Southern African Large Telescope (SALT) to be Inaugurated November 10

15 August 2005

The southern 'twin' of the HET, The Southern African Large Telescope, has a completed primary mirror, and is scheduled for inauguration November 10, 2005. SALT and the HET share a unique and exceptionally frugal design. Stationary in elevation angle, their enormous primary mirrors (11m) channel light not to an eyepiece, but to instruments, and light fiber for spectroscopy, high above the expanse of glass where 91 mirrors come to a focus. Construction of SALT began in 2000. Installation of the mirror segments began in December 2003. SALT will feature improvements in optical design over the HET as well as technical advances in instrumentation.


Falcon, Irwin, Vicenek, Ramirez Win Astronomy Department Awards for '04-'05

3 June 2005

Three undergraduates and one graduate student have won awards from the Department of Astronomy for 2004-2005. Ross Falcon was awarded the Karl G. Henize Memorial Scholarship, Sierra Irwin the Board of Visitors Undergraduate Scholarship, and Chad Vicenek the Outstanding Senior Award. This year, all three awards carried a $500 prize. In a strong field, Ivan Ramirez won the Board of Visitors Outstanding Second Year Research Defense, for "Oxygen Abundances in Nearby Disk Stars." Advisors to Ramirez are Carlos Allende Prieto and David Lambert.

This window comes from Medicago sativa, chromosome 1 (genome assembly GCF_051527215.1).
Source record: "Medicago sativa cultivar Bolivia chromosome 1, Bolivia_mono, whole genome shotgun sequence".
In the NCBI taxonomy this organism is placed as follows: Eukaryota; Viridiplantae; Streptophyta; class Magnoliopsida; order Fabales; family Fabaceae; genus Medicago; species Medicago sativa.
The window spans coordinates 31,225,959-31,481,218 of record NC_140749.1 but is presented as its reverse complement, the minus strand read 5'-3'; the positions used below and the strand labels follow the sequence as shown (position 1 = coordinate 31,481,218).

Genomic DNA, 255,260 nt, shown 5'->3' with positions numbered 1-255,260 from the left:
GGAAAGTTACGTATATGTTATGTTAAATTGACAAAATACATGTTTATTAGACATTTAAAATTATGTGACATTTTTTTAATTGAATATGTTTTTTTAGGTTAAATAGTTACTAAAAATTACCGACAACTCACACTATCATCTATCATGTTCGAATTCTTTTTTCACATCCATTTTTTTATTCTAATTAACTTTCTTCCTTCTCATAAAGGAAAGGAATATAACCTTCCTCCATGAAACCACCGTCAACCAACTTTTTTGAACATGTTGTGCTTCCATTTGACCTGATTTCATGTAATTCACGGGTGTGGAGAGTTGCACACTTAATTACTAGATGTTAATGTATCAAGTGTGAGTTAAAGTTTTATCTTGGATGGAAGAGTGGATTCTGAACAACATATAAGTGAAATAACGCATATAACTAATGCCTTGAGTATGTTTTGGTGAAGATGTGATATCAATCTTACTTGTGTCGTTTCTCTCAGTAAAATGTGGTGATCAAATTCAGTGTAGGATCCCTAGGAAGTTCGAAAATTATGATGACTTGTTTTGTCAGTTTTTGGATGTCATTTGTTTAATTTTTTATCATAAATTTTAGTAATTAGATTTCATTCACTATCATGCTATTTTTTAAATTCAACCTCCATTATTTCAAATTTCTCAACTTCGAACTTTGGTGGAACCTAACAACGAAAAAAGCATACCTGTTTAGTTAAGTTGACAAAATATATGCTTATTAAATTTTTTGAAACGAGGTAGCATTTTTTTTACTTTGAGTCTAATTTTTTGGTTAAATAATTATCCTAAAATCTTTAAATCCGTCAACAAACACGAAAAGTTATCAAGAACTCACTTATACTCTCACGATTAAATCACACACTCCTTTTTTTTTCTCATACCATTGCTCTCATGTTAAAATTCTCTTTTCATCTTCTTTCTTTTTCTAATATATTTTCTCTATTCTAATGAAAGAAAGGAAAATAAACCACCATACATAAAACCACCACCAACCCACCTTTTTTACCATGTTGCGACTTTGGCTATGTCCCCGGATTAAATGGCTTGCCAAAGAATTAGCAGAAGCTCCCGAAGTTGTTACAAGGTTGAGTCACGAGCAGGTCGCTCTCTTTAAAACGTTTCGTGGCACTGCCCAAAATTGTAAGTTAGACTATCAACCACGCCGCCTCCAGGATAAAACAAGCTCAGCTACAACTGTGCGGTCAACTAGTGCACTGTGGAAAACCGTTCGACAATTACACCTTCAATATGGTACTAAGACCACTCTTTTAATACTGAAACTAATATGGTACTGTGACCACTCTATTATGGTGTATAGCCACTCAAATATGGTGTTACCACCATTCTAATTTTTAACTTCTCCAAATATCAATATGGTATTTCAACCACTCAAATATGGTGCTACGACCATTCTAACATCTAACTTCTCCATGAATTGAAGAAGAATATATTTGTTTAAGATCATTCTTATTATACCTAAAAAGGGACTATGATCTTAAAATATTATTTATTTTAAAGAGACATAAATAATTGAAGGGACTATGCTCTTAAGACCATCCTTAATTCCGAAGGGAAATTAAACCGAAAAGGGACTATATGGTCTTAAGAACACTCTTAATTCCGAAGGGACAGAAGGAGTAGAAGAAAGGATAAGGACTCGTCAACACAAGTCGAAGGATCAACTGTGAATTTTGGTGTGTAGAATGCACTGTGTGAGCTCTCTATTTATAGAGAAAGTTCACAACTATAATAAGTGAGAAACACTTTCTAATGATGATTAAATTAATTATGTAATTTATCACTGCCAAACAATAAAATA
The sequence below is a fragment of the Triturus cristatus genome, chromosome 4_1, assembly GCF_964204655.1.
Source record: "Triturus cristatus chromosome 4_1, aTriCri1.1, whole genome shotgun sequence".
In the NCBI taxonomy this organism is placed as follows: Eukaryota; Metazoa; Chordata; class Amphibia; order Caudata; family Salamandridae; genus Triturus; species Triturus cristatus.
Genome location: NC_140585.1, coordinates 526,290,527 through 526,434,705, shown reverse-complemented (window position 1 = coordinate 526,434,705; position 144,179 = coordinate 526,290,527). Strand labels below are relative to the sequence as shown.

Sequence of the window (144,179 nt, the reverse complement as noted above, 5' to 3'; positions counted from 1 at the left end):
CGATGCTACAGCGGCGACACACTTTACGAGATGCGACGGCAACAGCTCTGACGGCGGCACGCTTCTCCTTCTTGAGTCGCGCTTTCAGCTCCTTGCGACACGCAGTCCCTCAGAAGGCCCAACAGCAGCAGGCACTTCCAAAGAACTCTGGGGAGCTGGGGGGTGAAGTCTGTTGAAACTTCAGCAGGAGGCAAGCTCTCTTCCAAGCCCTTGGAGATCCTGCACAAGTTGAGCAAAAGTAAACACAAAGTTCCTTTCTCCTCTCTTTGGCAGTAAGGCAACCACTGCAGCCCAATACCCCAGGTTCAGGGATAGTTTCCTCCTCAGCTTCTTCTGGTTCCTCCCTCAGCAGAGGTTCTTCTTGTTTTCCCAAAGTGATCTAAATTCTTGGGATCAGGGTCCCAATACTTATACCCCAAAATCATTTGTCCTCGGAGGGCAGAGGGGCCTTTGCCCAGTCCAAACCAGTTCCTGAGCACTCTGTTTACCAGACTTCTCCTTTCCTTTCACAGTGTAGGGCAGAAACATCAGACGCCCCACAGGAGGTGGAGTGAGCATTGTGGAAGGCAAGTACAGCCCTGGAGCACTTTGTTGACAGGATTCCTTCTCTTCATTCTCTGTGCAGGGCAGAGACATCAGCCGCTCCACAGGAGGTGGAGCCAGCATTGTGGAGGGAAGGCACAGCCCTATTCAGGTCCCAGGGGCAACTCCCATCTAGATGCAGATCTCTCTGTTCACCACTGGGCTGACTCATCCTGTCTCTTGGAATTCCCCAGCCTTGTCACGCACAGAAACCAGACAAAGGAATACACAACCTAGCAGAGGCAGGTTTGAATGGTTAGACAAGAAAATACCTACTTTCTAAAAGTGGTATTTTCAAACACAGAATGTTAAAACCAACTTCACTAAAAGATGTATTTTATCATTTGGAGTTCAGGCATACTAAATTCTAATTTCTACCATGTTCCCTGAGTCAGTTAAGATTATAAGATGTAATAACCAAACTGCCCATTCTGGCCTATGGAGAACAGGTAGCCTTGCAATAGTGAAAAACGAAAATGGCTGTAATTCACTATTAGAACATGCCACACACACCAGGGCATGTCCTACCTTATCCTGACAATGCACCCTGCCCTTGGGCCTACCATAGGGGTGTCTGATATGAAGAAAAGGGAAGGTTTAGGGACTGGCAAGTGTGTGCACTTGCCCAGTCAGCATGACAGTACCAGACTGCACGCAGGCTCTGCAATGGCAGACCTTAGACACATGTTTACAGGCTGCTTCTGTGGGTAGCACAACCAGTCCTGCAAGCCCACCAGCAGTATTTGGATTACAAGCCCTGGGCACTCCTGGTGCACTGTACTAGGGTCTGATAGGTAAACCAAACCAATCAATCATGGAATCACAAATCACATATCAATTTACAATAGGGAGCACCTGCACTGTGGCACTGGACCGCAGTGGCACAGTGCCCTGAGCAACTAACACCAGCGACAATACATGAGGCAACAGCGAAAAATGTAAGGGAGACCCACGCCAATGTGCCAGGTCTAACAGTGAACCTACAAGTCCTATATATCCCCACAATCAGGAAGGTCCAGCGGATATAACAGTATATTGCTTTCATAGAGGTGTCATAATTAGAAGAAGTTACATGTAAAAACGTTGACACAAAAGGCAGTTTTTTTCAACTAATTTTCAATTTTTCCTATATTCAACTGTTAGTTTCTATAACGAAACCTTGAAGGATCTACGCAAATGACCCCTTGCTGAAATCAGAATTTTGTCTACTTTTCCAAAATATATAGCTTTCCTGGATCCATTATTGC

Astronomy Ceremony Honors Five Undergraduate Degree Recipients